I’m at 59 fitness and 85 fatigue (-26, still inside the optimal zone) but also at -44% (well beyond the optimal zone -30%). Percentage is more correct given my current state… :grimacing:

The option is in the Options box on top bar of the Fitness page.

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Thanks @timothyh!

Yeah the percentage of fitness puts me right into the deep red!
In my case, I feel tire (and starting recovery week :slight_smile: ) but I feel like I shouldn’t be in the red. I think a lot of these settings can be played with to try to better track your fitness but I am not sure I want to jump into all that just yet.

I would put more stock in your own perception of your fatigue vs what the model is telling you. The model has no idea what your training history is. No matter if you are a beginner who is sitting at 40 CTL or Chris Froome takes time off in the off season sitting at the same 40 CTL it would put both athletes in the red even though they have vastly different levels of fitness no matter what the model says.

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Setting form to percentage gives most of my first three months as in the red, whereas as an absolute value it’s only a couple of dips apart from my events which forced me way into the red. Those dips did align with me feeling weary but they were only a couple of days at the most.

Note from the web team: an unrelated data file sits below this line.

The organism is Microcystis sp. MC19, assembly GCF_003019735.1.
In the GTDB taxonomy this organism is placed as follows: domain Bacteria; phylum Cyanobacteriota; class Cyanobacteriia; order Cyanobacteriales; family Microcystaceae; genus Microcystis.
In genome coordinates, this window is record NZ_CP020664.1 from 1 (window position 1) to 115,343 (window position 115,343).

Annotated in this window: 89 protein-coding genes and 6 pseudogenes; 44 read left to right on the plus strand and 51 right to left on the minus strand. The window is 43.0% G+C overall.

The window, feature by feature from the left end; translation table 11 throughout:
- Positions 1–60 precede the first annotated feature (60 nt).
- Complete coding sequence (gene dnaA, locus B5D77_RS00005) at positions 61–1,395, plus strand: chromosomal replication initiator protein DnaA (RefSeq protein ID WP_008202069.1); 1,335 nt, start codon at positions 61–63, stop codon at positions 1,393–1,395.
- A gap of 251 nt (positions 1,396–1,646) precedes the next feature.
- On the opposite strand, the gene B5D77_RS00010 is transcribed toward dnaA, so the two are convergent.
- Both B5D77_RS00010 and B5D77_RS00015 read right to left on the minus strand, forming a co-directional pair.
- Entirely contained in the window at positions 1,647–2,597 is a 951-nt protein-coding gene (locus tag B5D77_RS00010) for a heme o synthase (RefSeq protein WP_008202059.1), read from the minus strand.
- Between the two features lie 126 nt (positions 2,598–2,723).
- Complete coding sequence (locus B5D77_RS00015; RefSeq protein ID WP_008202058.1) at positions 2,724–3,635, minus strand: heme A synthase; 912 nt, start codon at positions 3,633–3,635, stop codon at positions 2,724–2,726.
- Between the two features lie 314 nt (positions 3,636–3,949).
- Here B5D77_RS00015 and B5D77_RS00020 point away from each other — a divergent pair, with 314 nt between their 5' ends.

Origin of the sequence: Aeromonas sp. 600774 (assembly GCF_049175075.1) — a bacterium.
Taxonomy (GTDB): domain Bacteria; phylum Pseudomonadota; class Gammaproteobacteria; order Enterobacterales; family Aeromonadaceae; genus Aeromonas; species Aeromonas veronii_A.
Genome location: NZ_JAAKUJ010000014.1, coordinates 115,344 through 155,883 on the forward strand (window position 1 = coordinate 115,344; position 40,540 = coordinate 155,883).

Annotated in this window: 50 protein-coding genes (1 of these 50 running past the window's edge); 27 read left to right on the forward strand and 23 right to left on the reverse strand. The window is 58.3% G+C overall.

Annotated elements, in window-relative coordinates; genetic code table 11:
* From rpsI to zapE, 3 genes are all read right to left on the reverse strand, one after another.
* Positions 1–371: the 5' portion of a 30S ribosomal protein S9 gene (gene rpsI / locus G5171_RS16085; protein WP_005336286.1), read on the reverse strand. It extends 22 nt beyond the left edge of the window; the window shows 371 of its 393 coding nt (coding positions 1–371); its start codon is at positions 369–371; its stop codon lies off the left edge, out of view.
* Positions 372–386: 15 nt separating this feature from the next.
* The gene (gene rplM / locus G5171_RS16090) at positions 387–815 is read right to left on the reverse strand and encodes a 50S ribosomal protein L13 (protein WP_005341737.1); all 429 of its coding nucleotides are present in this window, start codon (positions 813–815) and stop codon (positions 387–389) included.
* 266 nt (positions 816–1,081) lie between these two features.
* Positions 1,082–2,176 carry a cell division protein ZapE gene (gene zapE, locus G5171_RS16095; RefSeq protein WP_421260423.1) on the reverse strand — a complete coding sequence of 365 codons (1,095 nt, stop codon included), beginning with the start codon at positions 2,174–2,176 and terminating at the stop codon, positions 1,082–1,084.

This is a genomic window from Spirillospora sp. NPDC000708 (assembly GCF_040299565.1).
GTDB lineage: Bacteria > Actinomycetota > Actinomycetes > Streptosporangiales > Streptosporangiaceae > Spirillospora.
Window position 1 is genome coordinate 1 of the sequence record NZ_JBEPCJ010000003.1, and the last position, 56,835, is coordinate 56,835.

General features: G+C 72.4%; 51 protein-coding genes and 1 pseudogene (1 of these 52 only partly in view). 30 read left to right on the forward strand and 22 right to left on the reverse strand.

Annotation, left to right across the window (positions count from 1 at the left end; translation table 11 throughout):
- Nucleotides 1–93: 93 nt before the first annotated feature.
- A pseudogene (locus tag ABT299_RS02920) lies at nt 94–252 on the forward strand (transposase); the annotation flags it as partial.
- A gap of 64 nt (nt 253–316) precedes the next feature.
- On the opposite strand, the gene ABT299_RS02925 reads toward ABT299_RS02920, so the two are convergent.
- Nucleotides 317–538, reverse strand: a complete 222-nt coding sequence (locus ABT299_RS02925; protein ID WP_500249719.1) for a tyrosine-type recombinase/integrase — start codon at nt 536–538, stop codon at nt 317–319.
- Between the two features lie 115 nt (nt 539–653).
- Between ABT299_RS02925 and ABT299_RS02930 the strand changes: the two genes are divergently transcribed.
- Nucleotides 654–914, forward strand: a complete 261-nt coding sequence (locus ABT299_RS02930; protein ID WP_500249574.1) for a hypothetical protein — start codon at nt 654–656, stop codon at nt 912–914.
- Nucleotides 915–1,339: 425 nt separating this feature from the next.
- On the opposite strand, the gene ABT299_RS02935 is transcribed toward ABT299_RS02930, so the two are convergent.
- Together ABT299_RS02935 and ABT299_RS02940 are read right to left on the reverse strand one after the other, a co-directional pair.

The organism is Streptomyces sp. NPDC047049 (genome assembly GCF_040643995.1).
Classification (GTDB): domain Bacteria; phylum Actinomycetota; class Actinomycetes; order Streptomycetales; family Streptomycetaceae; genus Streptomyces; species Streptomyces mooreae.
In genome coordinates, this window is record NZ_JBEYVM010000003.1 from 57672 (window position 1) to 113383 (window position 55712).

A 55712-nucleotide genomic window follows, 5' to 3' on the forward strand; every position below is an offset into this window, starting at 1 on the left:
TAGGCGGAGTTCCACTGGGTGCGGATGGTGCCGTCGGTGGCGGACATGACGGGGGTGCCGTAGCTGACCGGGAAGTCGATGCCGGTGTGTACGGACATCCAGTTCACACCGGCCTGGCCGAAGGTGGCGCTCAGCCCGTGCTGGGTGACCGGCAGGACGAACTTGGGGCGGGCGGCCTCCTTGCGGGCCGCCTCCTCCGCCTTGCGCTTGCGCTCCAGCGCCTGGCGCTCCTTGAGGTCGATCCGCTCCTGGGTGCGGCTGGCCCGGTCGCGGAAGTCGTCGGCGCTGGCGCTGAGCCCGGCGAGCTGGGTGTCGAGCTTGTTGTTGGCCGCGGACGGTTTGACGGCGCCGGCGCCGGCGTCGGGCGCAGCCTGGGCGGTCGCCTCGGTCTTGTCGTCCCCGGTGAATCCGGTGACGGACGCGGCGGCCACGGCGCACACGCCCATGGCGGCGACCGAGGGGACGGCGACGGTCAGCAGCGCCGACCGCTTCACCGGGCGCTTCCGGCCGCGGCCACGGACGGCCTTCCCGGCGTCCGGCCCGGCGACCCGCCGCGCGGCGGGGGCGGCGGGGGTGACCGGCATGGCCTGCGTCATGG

As with all these single value metrics you do need to apply a bit of care when interpreting them.

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WOW. Your fitness (CTL) must be really high!

I am impressed. Keep at it!

Just to echo, doing high volume doesn’t necessarily put you deep into the TSB (if you’re already HV). I’m in the 3rd week of SSB1 HV and I’m currently at CTL 75 TSB 0, but I maintain 10-12hrs/week all year. It’ll probably be in SSB2 where I get pretty negative with TSB but following the TR high volume plans all year did not put me into a deep hole.

On a recovery week (well 5 days) looks like its needed, although after a day off and a 40 minute recovery spin today I feel raring to go.

Look at all of that green! Fair play :+1:

43 yrs old, TR user starting my 3rd off season of training. I did SSB MV the first 2 years and this year I’m doing SSB HV. I’m only in week 4 of SSB1 HV but I’m coming to the conclusion that High Volume is “easier” than Mid Volume. Still plenty of training ahead to make a definitive statement, but my body seems to handle volume over higher intensity. Also mentally, I enjoy not doing over/unders so early in the training season.

I’m surprising myself on how much sweet spot my body can handle. No matter how I feel or how sore my legs are, I’m always able to push the pedals. Workouts are challenging at times (2 hours of SS), but so far manageable.

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Good to hear as I start SSB HV in 2 weeks and have decided to swap out a Saturday workout for outdoor Z2. Was contemplating doing MV and adding the outdoor workout but was concerned there was too much intensity in the MV for this time of season. I can dedicate 10 hrs a week so hoping lots of SST will be optimal

Ramp rate is the best predictor.